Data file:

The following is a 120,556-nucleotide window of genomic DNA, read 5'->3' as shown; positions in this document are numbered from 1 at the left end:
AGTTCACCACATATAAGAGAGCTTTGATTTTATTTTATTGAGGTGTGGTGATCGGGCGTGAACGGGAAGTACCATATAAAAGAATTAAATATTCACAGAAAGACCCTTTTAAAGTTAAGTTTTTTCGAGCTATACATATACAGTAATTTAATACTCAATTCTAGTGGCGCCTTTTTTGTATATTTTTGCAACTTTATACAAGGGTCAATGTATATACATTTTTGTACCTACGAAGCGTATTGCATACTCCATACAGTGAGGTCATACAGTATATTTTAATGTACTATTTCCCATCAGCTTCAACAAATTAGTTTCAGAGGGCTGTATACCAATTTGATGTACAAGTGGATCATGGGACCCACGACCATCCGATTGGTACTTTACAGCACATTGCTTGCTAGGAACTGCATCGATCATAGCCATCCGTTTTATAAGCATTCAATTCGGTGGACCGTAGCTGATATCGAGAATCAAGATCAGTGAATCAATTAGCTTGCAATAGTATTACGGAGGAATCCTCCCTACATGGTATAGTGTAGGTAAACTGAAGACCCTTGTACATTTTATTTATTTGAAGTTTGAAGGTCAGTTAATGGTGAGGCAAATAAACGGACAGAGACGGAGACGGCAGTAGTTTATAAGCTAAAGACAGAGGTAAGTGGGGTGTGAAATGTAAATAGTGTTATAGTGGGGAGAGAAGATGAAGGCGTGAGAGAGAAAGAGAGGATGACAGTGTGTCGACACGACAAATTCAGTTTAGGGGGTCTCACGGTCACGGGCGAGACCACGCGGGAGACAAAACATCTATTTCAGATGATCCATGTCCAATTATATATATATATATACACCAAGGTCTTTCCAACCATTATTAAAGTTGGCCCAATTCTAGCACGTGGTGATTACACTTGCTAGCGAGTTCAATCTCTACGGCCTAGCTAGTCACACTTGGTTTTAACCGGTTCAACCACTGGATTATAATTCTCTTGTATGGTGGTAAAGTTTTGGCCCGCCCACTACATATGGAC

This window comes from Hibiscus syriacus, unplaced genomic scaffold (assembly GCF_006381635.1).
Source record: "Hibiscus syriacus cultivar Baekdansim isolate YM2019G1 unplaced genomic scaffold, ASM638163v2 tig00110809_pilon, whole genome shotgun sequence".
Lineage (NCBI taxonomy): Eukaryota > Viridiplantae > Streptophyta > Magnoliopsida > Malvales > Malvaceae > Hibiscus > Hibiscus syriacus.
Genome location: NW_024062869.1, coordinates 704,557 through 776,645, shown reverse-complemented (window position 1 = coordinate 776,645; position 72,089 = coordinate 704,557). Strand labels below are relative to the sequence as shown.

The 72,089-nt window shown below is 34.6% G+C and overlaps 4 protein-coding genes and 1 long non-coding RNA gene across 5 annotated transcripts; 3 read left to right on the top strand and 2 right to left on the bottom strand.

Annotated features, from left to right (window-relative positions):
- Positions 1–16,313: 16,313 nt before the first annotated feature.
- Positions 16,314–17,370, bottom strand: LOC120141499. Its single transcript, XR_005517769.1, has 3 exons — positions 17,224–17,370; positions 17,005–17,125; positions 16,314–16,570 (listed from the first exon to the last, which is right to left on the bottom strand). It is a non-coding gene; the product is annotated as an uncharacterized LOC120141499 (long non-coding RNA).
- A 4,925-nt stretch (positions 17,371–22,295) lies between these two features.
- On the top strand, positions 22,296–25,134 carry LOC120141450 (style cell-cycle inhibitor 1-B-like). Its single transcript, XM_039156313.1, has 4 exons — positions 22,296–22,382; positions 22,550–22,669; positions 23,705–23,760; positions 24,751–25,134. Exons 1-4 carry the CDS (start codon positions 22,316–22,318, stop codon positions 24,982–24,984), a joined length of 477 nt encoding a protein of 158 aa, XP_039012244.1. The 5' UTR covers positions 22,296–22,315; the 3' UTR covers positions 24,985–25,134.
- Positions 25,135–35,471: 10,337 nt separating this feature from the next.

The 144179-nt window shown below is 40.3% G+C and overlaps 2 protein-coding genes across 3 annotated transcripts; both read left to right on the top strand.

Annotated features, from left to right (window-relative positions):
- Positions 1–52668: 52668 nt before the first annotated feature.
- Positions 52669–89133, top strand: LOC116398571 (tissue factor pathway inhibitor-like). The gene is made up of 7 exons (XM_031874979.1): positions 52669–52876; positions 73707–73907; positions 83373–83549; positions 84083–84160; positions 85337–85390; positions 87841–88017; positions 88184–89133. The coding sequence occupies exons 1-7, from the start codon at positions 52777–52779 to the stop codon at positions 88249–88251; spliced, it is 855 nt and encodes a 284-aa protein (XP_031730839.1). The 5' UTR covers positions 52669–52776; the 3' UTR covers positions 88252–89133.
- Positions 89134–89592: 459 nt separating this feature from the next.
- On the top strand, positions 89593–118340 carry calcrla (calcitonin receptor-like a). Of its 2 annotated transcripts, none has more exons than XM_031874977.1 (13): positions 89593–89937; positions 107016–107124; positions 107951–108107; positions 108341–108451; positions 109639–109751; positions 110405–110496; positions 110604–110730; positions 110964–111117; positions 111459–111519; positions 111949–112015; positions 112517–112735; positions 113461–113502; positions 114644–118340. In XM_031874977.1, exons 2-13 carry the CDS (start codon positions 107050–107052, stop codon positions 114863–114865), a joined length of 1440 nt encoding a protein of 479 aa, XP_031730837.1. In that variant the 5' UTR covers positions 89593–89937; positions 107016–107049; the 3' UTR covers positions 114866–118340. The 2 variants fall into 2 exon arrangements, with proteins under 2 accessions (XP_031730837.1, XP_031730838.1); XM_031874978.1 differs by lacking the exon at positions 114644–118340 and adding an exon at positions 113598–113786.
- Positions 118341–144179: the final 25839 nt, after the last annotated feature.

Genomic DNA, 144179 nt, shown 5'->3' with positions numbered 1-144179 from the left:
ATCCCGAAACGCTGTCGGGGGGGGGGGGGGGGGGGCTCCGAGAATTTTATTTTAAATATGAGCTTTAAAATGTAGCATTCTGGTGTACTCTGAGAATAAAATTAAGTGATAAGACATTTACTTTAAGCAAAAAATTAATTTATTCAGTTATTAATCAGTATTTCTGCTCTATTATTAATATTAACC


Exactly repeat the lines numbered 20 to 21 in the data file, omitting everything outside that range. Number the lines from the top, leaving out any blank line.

- Positions 118341–144179: the final 25839 nt, after the last annotated feature.

Genomic DNA, 144179 nt, shown 5'->3' with positions numbered 1-144179 from the left: